Before long, school buildings across the state will welcome back their students. Some return after a several month break, others a hiatus of just a few weeks. As a former elementary principal, I looked forward to this time with a mix of excitement and melancholy. Students aren’t the only ones who enjoy the freedom and flexibility of summer.
As the doors to the school houses crank open this fall, those who care about public education need to be particularly vigilant this school year, as federal legislators once again try to “help” states manage how they educate their students.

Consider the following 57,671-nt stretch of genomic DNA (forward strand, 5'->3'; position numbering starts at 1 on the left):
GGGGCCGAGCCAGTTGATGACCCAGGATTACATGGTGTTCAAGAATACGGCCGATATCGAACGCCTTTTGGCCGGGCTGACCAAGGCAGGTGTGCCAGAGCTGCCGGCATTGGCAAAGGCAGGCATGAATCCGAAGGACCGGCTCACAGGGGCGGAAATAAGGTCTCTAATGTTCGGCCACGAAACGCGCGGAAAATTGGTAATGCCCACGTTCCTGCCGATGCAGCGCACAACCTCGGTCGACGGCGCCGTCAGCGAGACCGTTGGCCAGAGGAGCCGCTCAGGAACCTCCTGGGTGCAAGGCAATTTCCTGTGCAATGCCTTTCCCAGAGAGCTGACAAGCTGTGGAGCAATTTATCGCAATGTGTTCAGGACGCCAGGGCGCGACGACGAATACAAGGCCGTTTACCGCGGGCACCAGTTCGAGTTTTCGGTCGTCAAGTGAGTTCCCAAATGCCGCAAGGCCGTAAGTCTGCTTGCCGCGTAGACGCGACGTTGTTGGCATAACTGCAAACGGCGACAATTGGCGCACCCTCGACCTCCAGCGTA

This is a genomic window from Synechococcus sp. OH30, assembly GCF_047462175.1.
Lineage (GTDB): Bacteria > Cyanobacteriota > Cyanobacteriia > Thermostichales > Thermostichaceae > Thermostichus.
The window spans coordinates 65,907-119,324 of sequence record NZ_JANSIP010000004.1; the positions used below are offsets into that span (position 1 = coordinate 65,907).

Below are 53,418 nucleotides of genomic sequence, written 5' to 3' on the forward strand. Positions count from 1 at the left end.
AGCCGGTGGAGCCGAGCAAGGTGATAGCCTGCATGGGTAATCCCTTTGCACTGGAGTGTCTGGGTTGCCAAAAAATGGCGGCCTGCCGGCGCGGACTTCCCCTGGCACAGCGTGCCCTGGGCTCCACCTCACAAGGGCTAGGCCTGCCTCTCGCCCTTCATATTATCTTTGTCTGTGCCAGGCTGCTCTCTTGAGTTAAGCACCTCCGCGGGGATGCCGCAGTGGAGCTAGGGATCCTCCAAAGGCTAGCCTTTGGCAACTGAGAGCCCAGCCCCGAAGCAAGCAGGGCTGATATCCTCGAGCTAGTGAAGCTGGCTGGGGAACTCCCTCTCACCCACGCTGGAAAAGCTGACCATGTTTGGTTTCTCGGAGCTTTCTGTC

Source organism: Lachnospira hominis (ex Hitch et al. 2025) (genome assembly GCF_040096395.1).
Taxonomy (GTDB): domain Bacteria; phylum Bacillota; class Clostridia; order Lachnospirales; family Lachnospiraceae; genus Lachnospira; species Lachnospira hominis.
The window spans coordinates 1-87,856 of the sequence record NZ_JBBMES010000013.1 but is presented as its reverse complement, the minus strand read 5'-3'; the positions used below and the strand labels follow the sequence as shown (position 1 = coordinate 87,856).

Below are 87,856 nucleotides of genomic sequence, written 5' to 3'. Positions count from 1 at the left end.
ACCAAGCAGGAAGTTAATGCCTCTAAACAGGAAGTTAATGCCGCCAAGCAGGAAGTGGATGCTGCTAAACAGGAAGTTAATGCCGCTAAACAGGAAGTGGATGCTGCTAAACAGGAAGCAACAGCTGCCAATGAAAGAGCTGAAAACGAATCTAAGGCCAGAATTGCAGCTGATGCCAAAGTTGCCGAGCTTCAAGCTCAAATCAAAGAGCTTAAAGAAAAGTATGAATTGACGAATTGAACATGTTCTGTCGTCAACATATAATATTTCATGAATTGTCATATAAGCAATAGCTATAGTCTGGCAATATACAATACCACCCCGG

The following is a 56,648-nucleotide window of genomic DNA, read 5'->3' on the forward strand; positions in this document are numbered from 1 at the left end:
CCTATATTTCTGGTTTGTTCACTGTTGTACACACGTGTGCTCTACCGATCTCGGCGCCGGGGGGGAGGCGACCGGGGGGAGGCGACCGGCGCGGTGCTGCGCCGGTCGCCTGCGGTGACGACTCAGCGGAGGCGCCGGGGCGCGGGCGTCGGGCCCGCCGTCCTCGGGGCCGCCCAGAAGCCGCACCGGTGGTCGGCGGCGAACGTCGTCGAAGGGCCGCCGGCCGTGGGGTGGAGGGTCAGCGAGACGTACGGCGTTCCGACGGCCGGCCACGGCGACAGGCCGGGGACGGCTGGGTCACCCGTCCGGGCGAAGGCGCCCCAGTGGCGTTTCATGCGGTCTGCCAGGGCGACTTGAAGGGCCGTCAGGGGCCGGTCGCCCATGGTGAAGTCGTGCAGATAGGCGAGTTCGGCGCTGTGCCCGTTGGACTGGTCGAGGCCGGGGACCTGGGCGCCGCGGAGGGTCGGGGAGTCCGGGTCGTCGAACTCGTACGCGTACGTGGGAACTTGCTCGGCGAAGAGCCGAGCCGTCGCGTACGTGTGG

There are few, either inside the ranks of educators or beyond, who would deny that the last attempt by the feds to try to “help” was a miserable failure. That attempt, the No Child Left Behind (NCLB) act of 2001, was disastrous.

Read, read, read
Deseret News letter from Joe Andrade

Thanks for the column on Sunday by McKenzie Romero and Sandra Yi (“Sandy mailman’s plea for books gets worldwide response,” July 26). It’s wonderful to hear a little good news.

Same-Sex Marriage: What the Obergefell Decision Means for School Districts
National School Boards Association commentary

FAQs for school systems and employees on the United States Supreme Court ruling on same-sex marriage.

A Few Lessons That AP U.S. History Can Teach the Common Core
Education Week op-ed by Rick Hess